Thursday, March 24, 2011

Welcome to Runners Anonymous

"Hi, my name is Jay, and I am a runner!"

Whew! There. I admitted it to the whole world.

I, Jay Stancil, am a runner.

Never thought I would ever be saying something like that. Ever.
See, I've not been a runner very long. I've only been serious about the sport for not even a year yet, but here I am averaging 25-plus miles a week, braving whatever temps Mother Nature throws at me as a I gear up for my second - yes, second - half marathon.

Honestly, I never thought I could be a runner. I had bad knees, messed them up in high school being a showoff in the weight room. (Let's just say a 180-pound teen should never try to squat 650 pounds.) And I am not even going to sugarcoat this: growing up, I hated running.

Running was torture for me growing up. PERIOD.

I'm not the swiftest of foot. Never was, and will likely never will be. And when I played basketball, I was the slowest kid on the team, by a longshot. We had track stars on our team. Like any other team sport out there, our punishment was to run. A lot.

Making the punishment even more fun, our coach would have us run until I won. Translation: we ran for a long, long, long, long time.

(EDITOR'S NOTE: I was on the track team but competed in shot put and discus only. I did run the 200 once at an open meet just for the fun of it, and my time was right there with a lot of those who competed in the 400.)

As you can tell, running is not something I enjoyed to do. Especially since my dad ran, and being a typical teenager, I thought he was crazy.

On January 1, 2002, my lovely bride, Genople, and I began our weight-loss journey. I was quickly approaching 300 pounds, and something had to be done. We began to diet and exercise. I did a lot of treadmill work but really was never much of a fan of the "dreadmill." But I did it to get in shape. (By the way, I was able to drop 80 pounds and I have been maintaining ever since.)

When we moved to where we live now, the option of going out for a run became available thanks to sidewalks and an abundance of streetlights. Still, I wasn't a dedicated runner per sa. I only went out when I felt like it and only from March through November. No cold weather running for me.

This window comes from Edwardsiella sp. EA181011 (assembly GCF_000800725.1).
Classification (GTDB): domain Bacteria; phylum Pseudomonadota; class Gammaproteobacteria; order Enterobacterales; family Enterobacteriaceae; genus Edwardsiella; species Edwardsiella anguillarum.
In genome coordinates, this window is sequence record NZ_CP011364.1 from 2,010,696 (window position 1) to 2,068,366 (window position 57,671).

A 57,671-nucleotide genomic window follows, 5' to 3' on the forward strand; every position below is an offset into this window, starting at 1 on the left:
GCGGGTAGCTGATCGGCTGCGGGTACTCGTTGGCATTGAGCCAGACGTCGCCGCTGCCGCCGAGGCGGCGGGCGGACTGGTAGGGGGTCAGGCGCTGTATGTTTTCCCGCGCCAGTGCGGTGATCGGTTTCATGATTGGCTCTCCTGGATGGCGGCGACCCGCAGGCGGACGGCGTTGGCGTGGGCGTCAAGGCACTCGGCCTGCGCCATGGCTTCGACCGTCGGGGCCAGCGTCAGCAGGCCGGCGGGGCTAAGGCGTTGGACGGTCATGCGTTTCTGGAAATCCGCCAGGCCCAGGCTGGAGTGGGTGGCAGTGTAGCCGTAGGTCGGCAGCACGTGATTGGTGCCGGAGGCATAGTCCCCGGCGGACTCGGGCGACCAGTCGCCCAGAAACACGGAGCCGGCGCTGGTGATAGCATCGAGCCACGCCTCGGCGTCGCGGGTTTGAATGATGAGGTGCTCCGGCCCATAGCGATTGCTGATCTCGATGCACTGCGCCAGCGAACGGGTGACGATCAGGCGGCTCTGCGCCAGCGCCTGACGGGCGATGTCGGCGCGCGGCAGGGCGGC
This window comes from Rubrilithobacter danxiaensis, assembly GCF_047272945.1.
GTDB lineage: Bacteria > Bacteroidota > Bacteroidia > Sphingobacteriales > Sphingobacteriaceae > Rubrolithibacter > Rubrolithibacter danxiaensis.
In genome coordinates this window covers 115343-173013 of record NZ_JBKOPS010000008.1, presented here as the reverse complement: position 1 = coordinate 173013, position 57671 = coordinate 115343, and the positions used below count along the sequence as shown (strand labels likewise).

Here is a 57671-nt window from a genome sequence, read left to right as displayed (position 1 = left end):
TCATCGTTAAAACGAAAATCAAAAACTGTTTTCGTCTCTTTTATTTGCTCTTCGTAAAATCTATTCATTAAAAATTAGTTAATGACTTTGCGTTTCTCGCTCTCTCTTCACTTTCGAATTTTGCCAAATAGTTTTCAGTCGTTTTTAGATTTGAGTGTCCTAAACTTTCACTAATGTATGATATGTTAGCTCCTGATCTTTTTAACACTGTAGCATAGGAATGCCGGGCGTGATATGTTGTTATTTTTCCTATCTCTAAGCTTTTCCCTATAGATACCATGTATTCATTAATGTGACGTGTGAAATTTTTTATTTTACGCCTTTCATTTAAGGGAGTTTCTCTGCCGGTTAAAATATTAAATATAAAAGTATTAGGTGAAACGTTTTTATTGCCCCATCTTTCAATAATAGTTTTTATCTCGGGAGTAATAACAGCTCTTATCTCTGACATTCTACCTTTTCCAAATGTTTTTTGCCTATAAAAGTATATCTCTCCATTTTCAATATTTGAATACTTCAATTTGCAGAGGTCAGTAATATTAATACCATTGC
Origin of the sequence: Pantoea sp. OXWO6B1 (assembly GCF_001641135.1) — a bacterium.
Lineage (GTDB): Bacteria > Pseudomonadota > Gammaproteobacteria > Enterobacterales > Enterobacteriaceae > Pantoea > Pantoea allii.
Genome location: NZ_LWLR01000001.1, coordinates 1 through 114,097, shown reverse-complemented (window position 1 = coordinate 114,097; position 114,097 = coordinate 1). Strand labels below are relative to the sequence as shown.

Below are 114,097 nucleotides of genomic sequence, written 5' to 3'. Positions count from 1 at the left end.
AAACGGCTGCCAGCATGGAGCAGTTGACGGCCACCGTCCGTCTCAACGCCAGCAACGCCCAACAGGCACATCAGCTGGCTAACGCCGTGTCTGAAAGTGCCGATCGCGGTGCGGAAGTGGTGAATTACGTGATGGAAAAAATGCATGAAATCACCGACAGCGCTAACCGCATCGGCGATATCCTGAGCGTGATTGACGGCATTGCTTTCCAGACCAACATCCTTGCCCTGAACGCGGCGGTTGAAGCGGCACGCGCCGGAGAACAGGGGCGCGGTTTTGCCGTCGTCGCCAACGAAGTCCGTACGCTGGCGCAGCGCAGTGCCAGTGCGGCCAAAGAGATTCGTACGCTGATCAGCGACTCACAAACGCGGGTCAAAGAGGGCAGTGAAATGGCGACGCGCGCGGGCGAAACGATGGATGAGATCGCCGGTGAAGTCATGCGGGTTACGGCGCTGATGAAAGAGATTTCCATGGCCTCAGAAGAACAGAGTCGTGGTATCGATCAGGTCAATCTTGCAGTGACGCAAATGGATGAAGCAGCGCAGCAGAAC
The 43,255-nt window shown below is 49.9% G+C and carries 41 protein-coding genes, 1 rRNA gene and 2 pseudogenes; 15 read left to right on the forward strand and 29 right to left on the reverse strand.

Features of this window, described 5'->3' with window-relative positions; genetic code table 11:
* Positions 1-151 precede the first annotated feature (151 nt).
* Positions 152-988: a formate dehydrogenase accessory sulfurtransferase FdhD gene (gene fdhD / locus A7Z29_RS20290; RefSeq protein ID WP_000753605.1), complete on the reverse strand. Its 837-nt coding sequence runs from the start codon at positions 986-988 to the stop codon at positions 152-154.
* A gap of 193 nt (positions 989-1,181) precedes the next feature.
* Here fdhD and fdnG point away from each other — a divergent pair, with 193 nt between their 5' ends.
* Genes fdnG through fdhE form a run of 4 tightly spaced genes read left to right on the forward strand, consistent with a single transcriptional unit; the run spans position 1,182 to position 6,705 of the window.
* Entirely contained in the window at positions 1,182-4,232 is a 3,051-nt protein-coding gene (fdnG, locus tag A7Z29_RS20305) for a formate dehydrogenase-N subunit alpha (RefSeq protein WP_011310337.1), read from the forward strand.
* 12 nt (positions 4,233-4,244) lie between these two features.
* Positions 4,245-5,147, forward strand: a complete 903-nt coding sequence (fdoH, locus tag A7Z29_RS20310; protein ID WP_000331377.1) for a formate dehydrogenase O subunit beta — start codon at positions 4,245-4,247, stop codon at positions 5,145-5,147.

Then, a funny thing happpened.

Good friend and fellow sports information director, Dave Parsons threw out a challenge in April of 2010 on Twitter asking any and all to join in running a half marathon, specificly, the Nationwide Better Health Columbus Half Marathon. Dave had never run a half marathon before, and like me, he hadn't been run at all.

For whatever reason, I said yes.

At the age of 38, I began training for a half marathon (despite the fact I had never ran anything long than a 5K and that was 20-25 years ago), and my world has never been the same. Completing that first half marathon was an amazing experience. So much so, I was planning when I could run my next one within an hour of crossing the finish line.

The whole purpose of this blog is to share with your my experiences and the knowledge I've gained along the way. Never in a million years did I ever think I would call myself a runner with a straight face and without laughing.

But here I am. I am a runner and proud of it.

So, lace up those sneakers and let's go!!!


  1. Good post, Jay! I'm glad that we both started running a year ago. It's amazing the journey that it can take you on and the great people you will meet. Keep putting one foot in front of the other! :)

  2. Thanks, Dave! It is amazing to think how far we've come in the past year, not to mention all the wonderful people we've met along the way. Best 'rash' decision of my life LOL :)

  3. I recently started a blog as well about my experiences of being a runner with Multiple Sclerosis ( The Nationwide Columbus Marathon 2010 was the first marathon I ran and I plan to run it again this year! Great first post Jay!

  4. Great job Jay! We must have been right next to each other at the finish line in Columbus. My time was 2:33:04.

  5. Lisa - I love your blog. So much so, I'm linking it to this one. Your story, journey is amazing.

    George - thanks!

    TCal - Let's sing it together: "It's a small world after all" :-)

  6. Yea Jay! I will give you partial credit (you told me your story last year at CoSIDA) for my taking up running again. It's a struggle, but I'm getting there. The final push? My running daughter in California called and said she signed us up for a 5K at Disneyland over Labor Day weekend. Just tough to run in Montana in winter--so I joined Snap. Treadmills are okay when it's ten below and blowing! Thanks.